One of the biggest disagreements was what she was going to be dressed in, for the burial. They wanted a bright party dress. However, when she realized she was dying, she told the president to make sure she was buried in her temple clothes. These members didn’t really know what that entailed. Sister Deckous died on Thursday, and on Friday we tried to find out if she had her own temple clothes. Three different people in authority assured us she did have them. Saturday we found out that, as we suspected, that no one has their own temple clothes in the entire area. We coordinated, with the Hatch’s from the mission office in Kinshasa, to get temple clothing flown to us in time for the funeral. They sent a beautiful dress, robes, veil, etc. I was supposed to go to the morgue to help dress her. However, Wednesday night we decided with the President that a White Missionary was probably not the best way to try to get this family to cooperate and let her be buried in her robes. In the church handbook, it says that if for any reason an endowed member couldn’t be buried in their temple clothes, the clothes could be folded next to them in the casket and be buried with them. We kept praying that at least this would be allowed.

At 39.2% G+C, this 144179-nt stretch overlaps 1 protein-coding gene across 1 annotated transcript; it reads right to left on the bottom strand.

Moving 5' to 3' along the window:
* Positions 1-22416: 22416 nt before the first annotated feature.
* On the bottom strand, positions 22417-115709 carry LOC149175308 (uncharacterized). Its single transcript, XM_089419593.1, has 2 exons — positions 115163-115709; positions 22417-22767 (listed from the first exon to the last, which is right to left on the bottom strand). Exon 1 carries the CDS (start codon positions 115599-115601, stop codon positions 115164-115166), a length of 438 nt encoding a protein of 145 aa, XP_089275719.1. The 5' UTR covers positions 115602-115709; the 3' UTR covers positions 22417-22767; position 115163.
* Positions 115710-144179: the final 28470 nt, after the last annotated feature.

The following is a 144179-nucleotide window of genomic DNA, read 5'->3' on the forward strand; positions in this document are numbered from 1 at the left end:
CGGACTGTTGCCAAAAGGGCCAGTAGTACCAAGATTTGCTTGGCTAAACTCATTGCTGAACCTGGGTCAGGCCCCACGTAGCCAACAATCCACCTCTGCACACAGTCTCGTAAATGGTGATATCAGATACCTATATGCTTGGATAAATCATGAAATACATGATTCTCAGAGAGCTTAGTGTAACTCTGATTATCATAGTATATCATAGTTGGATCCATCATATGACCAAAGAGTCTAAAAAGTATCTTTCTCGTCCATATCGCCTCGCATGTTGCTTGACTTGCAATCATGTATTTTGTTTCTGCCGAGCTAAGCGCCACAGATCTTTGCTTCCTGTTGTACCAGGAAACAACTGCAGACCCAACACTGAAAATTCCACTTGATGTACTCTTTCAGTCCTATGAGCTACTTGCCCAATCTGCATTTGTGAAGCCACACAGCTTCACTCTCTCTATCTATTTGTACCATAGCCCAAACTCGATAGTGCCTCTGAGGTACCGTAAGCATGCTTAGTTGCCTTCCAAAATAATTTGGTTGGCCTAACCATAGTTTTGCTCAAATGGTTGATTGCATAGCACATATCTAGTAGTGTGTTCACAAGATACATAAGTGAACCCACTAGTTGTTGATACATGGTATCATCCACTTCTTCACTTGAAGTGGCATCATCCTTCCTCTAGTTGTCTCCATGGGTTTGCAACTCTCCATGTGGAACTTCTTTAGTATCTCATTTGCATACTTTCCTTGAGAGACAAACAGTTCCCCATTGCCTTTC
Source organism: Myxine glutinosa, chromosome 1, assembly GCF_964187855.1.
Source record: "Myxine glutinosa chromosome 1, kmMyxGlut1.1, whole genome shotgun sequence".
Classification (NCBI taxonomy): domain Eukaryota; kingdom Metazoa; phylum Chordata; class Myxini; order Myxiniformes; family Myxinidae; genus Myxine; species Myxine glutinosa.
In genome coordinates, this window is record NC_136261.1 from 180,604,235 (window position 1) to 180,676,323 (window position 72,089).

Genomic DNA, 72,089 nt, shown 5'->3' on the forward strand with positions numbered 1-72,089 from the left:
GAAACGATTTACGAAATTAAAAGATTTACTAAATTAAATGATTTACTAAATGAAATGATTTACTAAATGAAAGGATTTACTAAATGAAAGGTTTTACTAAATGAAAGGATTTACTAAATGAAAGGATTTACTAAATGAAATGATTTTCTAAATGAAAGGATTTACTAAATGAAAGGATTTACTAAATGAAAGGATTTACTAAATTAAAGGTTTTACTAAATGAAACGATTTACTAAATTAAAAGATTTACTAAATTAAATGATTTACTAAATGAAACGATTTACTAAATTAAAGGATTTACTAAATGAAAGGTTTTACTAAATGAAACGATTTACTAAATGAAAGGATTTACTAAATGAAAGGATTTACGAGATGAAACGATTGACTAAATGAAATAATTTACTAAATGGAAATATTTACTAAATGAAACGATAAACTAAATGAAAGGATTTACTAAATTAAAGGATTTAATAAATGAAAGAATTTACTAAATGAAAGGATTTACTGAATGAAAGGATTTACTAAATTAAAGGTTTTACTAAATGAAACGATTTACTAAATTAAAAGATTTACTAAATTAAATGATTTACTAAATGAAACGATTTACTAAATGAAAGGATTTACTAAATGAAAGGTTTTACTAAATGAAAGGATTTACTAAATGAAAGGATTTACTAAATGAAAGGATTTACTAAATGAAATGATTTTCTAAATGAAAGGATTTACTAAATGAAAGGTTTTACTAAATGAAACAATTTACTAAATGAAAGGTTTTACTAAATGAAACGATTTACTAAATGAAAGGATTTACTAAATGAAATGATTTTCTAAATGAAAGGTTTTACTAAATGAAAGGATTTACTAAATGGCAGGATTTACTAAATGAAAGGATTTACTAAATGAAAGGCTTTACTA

Early on Thursday, two of her closest member friends, who had been endowed in the temple, went to the morgue. As they waited outside, the family said they wouldn’t let them in. We were told it was a “battle”. President Deckous (who had to stay sitting on his sofa) had sent his 1st counselor to the morgue. He reminded the family that these 2 women were her closest friends and should be allowed in. He gave the family some money to go buy some juice. We understand they left mad. While they were gone, the church members went in with one of the family members. When they got inside, the relative said she understood and would help them dress her in her temple clothes, which they did. We feel that this was a beautiful miracle and a very, very important step in setting precedence here in the Congo for the members.
We were involved for 8 hours. We spent hours sitting under the awnings grieving.
The ice cream man and the peanut salesman kept selling their products to the weary people at the funeral.
It was a beautiful and very special day. Her family got their way on almost everything. However, President was able to arrange for the members to have a service of our own, in the room around the casket. It was to be between the African chanting and dancing (shuffling around the casket for hours)… and before they took her to the cemetery.